To start an oil crash you don't need to replace all fossil fuel cars with EV but just a small segment of the 1 billion cars in the world. consider the oil crash of the 2014, it was caused by pumping just 2 million extra barrels a day. it was a crash caused by supply so if electric cars displace the 2 mill plus on the demand side it should also cause a crash.

This far is common sense but when will EVs be there Tesla is going from 50 thousand last year to 500 thousands by 2020. lets assume Tesla meets its targets and other manufacturers maintain the current combined market share for EV. each electric vehicle displaces 15 barrel of oil a year and we hit our benchmark target of 2 million barrels of oil displaced a day in 2023. that is the start of the crash and the crisis will follow in the years to come.

The impact of such crisis goes behind the commodity prices and will impact stock and bonds. trillions invested in fossil energy will be lost and trillions will be invested in new energy. stocks of BP, Shell and the likes will plummet and gains will be made in renewable energy stocks such as CVA and ABY.

The estimates are conservative and doesn't take into account expansion by all manufacturers, technology improvements, investment by challengers, quantum leaps and regulatory tax breaks. All this means the future will be here sooner than you might think. 

Tuesday, March 28, 2017

Book Review - Outliers by Malcom Gladwill

What is in the making of personal success

It's rather ironic use of the term outlier for the title. I do recognise it as a technical term as oppose to word as it signifies a specific concept in data analysis. Outlier takes centre stage in data science, concerned with an events or phenomena that fall outside the normal pattern. The book outlier is a refreshing outlook at a time when data science not only come to dominate virtual space but most contemporary literature concern itself with a sobering study of the subject.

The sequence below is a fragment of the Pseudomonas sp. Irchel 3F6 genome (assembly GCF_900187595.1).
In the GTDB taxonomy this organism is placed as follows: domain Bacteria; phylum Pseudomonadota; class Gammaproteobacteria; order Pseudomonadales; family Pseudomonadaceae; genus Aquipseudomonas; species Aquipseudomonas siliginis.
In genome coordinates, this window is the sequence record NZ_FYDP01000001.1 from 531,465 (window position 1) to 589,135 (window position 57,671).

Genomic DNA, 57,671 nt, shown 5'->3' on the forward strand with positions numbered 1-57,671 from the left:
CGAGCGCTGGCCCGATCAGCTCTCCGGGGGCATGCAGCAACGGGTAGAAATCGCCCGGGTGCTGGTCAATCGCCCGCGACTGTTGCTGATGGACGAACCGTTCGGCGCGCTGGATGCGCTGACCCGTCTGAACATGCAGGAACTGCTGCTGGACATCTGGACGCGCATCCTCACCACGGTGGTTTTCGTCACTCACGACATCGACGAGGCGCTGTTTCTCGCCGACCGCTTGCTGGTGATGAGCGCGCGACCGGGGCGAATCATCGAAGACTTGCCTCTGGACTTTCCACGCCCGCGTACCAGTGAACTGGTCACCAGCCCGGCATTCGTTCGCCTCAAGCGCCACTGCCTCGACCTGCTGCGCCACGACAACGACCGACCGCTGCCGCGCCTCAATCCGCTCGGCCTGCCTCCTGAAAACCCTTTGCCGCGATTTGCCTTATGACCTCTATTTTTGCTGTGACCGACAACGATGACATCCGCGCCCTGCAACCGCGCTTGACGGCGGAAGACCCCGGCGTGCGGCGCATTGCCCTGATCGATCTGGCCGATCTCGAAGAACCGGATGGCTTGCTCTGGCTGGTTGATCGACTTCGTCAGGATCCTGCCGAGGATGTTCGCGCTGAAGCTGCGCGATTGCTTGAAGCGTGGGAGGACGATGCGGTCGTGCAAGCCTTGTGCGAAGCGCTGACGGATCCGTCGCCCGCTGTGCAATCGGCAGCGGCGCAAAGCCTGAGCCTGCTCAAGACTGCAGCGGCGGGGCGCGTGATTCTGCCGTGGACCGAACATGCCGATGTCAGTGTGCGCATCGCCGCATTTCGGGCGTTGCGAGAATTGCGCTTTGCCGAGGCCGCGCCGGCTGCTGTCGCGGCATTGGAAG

The book deals with the broader context of collective contribution, a concept not new at all and acknowledged and documented in the work of most geniuses such as Isaac Newton and Albert Einstein. The book adds its twist by combining it with how the Western culture view success and its contemporary drivers. The book debunks the misconception that success is an outcome of personal achievement but rather a mix of a string of opportunities, concerted effort of communities and families, luck, dedication and a quirky take on the world.

The book is an eye opener to rigid individualism and how viewing success in those terms are not only false but dangerous. We do live at a time which offers great opportunities and unprecedented potentials but they are only few and it’s important to be aware of how we view the majority who are unsuccessful. We view our system in a sentimental way that it rewards hard work with astonishing success and wealth, this is false the truth is that it only rewards one billionaire Bill Gates and one billionaire Richard Branson and nobody else can have that opportunity and if Bill Gates was not born in 1955 plus another series of lucky events the opportunity would have gone to someone else and only them. This leaves the reader ponder about our system where the successful and rich get only richer and the poor and unsuccessful get poorer. Unable to cope with its own contradiction our policy and politics had reverted to the primitive and nasty habit of assigning blame which should have no place in modern policy. The poor and immigrants have been blamed but this didn’t bring any change and now the turmoil is spiralling out of control threatening the whole liberal system.
After dealing with what produces successful people the book naturally turns to understanding the role of culture, the framework that moulds us and shapes our consciousness and subconscious. Our culture gives us strength but it can also constraint us. When the Korean Airways have a record of crushes that is 17 times more than other western industrialised countries and the pattern continues over 1980s while everything else is held equal then studying the Korean culture and the social structure it imposes might contain answers. We are squeamish to do that because the way we talk about culture is unscrupulous and since most cultural ideas are ill-informed such discourse are often disparaging. East Asians continually and consistently achieve higher grades in international math scoring competitions. I'm not talking about achievement by margins but significant that can be represented by standard deviation. When all else is held equal such difference can be explained by culture which goes hundred and thousands of years back to rice cultivation. if you want the full relationship between rice and math then you should read the book.

This book makes a lot of sense to me, I know several fellow Afghans who are extremely talented, educated and driven but yet they make less money, unable to travel or take jobs they qualify while a British Citizen with below average intellect and high school dropout makes more money ( several fold), free to travel and access to diverse occupational opportunities. This modern system surely rewards other things as well beside personal stamina and talent.